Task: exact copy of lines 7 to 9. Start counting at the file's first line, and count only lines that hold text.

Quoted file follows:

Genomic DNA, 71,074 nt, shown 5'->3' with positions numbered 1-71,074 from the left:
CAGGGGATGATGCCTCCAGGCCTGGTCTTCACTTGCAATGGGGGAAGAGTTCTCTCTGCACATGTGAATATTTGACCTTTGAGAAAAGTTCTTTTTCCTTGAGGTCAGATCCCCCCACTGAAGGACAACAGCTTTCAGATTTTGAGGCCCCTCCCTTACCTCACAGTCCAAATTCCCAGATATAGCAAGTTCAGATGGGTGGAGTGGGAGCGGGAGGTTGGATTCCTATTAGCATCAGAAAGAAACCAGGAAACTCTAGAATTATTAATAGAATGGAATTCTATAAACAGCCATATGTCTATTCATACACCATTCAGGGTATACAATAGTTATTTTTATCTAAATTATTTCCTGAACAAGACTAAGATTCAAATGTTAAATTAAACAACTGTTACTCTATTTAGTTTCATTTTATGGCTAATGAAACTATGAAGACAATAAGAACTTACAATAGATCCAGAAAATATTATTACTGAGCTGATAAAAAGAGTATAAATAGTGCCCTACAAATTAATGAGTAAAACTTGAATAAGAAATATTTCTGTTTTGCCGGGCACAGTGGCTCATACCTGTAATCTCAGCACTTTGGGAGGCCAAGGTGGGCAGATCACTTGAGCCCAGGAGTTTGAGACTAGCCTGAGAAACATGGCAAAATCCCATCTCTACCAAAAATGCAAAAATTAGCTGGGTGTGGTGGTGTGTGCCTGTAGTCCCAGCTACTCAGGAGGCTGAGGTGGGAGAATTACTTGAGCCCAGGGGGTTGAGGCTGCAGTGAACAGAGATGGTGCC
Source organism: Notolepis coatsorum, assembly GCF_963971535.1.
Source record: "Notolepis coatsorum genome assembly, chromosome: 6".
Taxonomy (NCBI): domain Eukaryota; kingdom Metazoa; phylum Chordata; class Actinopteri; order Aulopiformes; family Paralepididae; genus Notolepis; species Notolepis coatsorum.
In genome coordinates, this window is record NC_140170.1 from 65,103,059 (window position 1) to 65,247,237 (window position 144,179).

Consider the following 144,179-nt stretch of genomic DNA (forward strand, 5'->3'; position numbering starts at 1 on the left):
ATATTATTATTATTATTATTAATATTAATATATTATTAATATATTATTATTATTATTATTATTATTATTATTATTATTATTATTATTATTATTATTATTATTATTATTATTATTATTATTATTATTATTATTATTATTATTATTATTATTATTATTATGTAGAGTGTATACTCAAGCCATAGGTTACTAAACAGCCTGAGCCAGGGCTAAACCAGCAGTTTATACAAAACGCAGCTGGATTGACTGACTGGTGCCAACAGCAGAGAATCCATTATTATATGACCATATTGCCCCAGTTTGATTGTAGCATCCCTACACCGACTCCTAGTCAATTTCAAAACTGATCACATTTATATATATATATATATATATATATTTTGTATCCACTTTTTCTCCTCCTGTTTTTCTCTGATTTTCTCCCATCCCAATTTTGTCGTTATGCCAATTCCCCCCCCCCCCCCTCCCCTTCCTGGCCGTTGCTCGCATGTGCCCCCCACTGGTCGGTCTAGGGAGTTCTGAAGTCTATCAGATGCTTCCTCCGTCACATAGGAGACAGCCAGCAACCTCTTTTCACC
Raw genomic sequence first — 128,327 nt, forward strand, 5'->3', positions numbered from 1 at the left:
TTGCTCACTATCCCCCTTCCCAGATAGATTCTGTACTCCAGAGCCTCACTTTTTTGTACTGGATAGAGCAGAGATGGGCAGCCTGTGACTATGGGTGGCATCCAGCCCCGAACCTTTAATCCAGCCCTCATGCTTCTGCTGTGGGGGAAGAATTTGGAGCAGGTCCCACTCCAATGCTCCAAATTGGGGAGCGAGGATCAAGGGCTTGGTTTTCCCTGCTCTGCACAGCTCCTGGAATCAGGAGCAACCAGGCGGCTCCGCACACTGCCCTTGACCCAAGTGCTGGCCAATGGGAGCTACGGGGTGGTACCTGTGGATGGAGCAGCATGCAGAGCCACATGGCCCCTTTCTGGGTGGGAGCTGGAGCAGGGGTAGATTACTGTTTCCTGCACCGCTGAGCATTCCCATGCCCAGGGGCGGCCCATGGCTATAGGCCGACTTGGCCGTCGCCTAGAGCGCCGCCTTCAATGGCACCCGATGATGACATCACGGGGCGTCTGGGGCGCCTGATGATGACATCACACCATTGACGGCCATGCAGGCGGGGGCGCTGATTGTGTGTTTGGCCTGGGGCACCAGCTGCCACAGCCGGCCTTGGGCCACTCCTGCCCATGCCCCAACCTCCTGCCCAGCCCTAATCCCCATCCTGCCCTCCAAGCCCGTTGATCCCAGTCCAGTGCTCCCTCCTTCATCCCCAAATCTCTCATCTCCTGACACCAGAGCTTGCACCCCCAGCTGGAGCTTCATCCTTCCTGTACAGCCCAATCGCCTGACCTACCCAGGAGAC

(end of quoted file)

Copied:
Consider the following 144,179-nt stretch of genomic DNA (forward strand, 5'->3'; position numbering starts at 1 on the left):
ATATTATTATTATTATTATTAATATTAATATATTATTAATATATTATTATTATTATTATTATTATTATTATTATTATTATTATTATTATTATTATTATTATTATTATTATTATTATTATTATTATTATTATTATTATTATTATTATTATTATTATTATGTAGAGTGTATACTCAAGCCATAGGTTACTAAACAGCCTGAGCCAGGGCTAAACCAGCAGTTTATACAAAACGCAGCTGGATTGACTGACTGGTGCCAACAGCAGAGAATCCATTATTATATGACCATATTGCCCCAGTTTGATTGTAGCATCCCTACACCGACTCCTAGTCAATTTCAAAACTGATCACATTTATATATATATATATATATATATATTTTGTATCCACTTTTTCTCCTCCTGTTTTTCTCTGATTTTCTCCCATCCCAATTTTGTCGTTATGCCAATTCCCCCCCCCCCCCCTCCCCTTCCTGGCCGTTGCTCGCATGTGCCCCCCACTGGTCGGTCTAGGGAGTTCTGAAGTCTATCAGATGCTTCCTCCGTCACATAGGAGACAGCCAGCAACCTCTTTTCACC
Raw genomic sequence first — 128,327 nt, forward strand, 5'->3', positions numbered from 1 at the left: